Shadow IT, The Latest Threat to Security

IT departments have a difficult task keeping pace and deploying all the possible applications available to every end user, while at the same time managing servers and infrastructure.  Add Shadow IT and their job can seem impossible. Shadow IT can be defined as technology or applications being used without the IT Department’s approval or knowledge.  Examples of Shadow IT include; personal devices such as smart phones, separate servers, or cloud based applications such as Dropbox or Google Docs. These applications are intriguing as anyone can be up and running, accessing and sharing information without company approval, in minutes, at little or no cost. Besides offering ease of use, Shadow IT helps employees work efficiently, remotely, and with products and services that they prefer and are familiar with.

Despite the benefits, numerous issues can arise with Shadow IT.  The first is security. Your IT department makes sure they are in compliance with government and industry standards.  The IT department cannot monitor the “Shadow IT” employees might be utilizing.  Use of unapproved applications can increase the chance of uncontrolled data flows.  There is also the capacity for identity theft, and viruses and/or malware affecting your infrastructure. Bandwidth can also be an issue as employees using various cloud-based applications can slow your Internet down.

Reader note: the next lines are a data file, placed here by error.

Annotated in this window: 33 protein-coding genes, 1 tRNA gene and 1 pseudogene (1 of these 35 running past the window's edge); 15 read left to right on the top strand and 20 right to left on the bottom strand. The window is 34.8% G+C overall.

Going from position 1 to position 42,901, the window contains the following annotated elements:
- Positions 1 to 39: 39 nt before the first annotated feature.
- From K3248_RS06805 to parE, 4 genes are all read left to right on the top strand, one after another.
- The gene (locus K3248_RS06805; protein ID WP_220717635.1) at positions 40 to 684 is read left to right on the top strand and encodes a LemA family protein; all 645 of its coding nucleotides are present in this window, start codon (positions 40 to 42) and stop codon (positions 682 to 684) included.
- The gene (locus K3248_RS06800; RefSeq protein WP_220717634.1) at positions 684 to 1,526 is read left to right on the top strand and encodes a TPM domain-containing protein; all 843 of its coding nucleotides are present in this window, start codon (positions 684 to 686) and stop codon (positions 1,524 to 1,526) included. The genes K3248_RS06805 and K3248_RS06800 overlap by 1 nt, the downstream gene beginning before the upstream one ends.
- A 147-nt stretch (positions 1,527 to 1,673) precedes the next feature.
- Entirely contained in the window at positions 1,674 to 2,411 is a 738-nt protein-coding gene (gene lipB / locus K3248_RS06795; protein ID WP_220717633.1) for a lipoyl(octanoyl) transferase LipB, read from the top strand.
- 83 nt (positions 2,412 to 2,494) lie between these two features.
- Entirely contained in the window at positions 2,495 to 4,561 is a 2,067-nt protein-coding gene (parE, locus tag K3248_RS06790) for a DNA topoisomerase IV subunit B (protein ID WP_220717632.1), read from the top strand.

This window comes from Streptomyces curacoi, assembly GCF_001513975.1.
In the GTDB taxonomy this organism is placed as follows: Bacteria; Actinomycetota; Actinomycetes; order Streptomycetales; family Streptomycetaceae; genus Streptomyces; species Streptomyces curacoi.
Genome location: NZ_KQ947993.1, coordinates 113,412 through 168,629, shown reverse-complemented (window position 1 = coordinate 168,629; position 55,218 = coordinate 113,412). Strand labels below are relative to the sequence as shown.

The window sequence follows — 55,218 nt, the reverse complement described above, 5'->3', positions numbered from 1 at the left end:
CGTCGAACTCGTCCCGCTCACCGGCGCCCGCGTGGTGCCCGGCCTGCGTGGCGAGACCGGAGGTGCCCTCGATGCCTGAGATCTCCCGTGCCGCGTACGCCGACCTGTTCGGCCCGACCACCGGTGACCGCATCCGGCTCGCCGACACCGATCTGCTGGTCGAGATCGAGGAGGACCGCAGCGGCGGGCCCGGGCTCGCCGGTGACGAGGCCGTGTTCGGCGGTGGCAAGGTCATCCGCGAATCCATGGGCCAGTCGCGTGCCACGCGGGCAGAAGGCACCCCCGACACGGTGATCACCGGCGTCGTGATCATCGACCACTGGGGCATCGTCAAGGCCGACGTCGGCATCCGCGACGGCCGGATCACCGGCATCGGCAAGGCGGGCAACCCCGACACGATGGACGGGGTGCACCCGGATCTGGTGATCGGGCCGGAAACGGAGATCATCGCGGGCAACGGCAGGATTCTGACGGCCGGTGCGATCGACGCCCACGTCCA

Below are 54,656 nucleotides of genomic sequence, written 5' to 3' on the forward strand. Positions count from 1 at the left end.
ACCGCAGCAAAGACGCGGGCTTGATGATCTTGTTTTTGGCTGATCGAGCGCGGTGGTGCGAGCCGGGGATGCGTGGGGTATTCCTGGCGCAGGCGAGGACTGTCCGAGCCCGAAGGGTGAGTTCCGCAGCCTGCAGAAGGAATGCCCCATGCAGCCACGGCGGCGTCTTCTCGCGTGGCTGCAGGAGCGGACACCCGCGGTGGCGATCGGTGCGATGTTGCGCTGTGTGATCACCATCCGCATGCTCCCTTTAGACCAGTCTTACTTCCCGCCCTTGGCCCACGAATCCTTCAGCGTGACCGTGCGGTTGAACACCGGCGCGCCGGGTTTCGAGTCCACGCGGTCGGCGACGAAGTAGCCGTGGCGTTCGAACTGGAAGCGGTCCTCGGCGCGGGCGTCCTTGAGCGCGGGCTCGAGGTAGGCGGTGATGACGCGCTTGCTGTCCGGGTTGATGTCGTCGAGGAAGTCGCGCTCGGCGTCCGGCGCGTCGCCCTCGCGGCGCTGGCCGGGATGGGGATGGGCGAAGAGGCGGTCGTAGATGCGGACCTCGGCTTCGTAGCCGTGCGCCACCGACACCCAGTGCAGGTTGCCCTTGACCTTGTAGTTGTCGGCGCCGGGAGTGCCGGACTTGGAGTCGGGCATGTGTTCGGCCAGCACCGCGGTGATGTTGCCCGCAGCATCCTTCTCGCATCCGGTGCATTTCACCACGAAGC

Just as BYOD (bring your own device) is here to stay, so is Shadow IT.  IT departments should consider developing a process where end-users can suggest utilizing these productivity enhancing technologies without getting the reflexive “No” from the IT managers.  We are all trying to get more done in a workday and Shadow IT applications oftentimes add hours of worktime to our day.  Employees need to be mindful that they need to clear any application with the IT department to ensure that no security issues will arise. Shadow IT is one area where the philosophy of “it’s better to ask forgiveness, than permission” can cause permanent and lasting harm your organization.

Craig B. Hodges



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